Double Takes: One Text, Two Perspectives

Saturday May 13, 2023
Double Takes: One Text, Two Perspectives

Have you ever wondered how a poem might inspire different composers?

This is your chance to find out at Musica Sacra’s final concert of the season, “Double Takes.” Works from the Renaissance to this century and from Finland to America will provide you the opportunity to hear composers’ interpretations of the same text, allowing you to pick your favorites at the end of the night.


  • Ave Maria, by Josquin des Prez and Ludwig Senfl
  • Sure on this Shining Night, by Samuel Barber and Morten Lauridsen
  • William Blake’s The Lamb, by John Tavener and Adolphus Hailstork
  • Sommarnatten, by Einojuhani Rautavaara and Nocturne by Adolphus Hailstork
  • Set Me As a Seal, by William Walton and Daniel Pinkham
  • Full Fathom Five, by Charles Wood and Matthew Harris

Notes on the Performance

From Director Mary Beekman
Mary Beekman, Director

Musica Sacra and I welcome you to the last concert of our season, Double Takes. The theme for this program is one I have used two other times in my career, because I find it fascinating to experience how two composers can take the same text and interpret it so differently in their music. As you will hear tonight, some composers have the same idea of the text’s import but different ways of expressing it, while others have a completely different impression of the text’s meaning. We will be interested to discover which version resonates more with you.

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Ave Maria

Josquin des Prez synthesized the early Renaissance style of his Flemish predecessors Obrecht and Ockeghem with that of the Italian Renaissance style learned through his years in Italy as a director and a singer. In doing so, his music ushered in the style of the High Renaissance, emulated by composers throughout the 16th century and stylistically perfected by the late Renaissance composer Palestrina. Apparently Ave Maria is his earliest work, appearing first among the selections comprising the first volume of motets ever printed. As evident in this motet, Josquin initiated the practice of characterizing and isolating each line of text with its own musical line repeated in imitation among the voices. Also evident is his other major innovation of providing musical variety by the use of different vocal textures: duets between two voices; alternating duets of the high voices with the lower ones; juxtaposing three voices with one voice; breaking up the text to create some shorter lines imitative of each other to illustrate single words (listen to the section setting Coelestia, terrestria,/ Nova replete Laetitia); and using the unified texture of homophony.* Josquin reserves this homophony for the very end of the piece to set the plea for the Virgin to remember the supplicant; as such it expresses the humility of the supplicant in juxtaposition to the florid counterpoint* extolling the virtues of the Virgin. He emphasizes this humility by his final chord of open intervals of three unisons and one fifth with no third.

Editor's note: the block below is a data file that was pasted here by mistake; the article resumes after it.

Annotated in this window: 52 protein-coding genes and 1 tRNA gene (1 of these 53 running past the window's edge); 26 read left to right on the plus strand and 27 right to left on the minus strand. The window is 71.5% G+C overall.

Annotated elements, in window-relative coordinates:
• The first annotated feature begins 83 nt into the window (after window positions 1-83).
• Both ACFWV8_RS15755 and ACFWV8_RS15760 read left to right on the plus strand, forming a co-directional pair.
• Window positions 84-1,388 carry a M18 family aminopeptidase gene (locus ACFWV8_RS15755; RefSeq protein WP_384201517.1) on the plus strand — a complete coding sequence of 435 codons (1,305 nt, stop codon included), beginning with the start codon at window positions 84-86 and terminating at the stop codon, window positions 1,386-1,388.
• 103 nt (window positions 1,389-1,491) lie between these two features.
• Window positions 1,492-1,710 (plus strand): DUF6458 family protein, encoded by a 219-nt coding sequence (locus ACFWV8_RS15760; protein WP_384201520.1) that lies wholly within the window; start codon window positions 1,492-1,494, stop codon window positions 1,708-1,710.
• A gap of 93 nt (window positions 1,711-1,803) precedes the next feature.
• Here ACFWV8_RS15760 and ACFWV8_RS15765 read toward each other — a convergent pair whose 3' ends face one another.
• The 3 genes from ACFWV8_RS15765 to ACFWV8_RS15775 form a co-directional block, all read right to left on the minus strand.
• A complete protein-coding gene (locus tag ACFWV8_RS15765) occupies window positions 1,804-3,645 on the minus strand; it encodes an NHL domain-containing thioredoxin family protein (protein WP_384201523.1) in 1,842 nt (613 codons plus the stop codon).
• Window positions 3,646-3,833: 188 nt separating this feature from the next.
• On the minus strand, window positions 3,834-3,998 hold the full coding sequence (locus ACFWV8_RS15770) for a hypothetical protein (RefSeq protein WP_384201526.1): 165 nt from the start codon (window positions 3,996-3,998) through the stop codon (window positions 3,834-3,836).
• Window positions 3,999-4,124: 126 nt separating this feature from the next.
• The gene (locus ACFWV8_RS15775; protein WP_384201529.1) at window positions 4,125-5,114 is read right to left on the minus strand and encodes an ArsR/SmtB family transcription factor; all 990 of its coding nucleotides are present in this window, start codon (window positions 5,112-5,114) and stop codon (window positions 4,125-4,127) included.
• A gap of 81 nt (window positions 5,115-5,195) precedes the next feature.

The Swiss composer Ludwig Senfl wrote a fabulous homage to Josquin’s piece with his version of the same poem, although some might argue it to be more of a demonstration of one-upmanship than tribute. Senfl increases the voices from four to six, thereby affording him opportunities to create more complex textures, and explores the expression of each line at greater length. Perhaps the ultimate smackdown, however, comes from his dedication of one of the voices exclusively to the direct quote of the opening line in long note values to signify the end of each line’s exposition. My favorite example of his showmanship occurs in his taking the final four notes of the line setting the last syllable of the text cuius annunciatio and turning that into a flourish of its own, a little imitative dialogue among the five voices. Senfl, like Josquin, changes to triple meter for variety during the Ave vera virginitas section of the poem. He draws attention to the final verse by prominently featuring each line of Josquin’s setting in the top voice. To this listener, however, his ultimate supplication to be remembered is not half so effective as that of his predecessor, since he cannot resist embellishing it with dense counterpoint* and having the final chord contain a third as well as a fifth. I guess he had never heard the expression “less is more.”

Full fathom five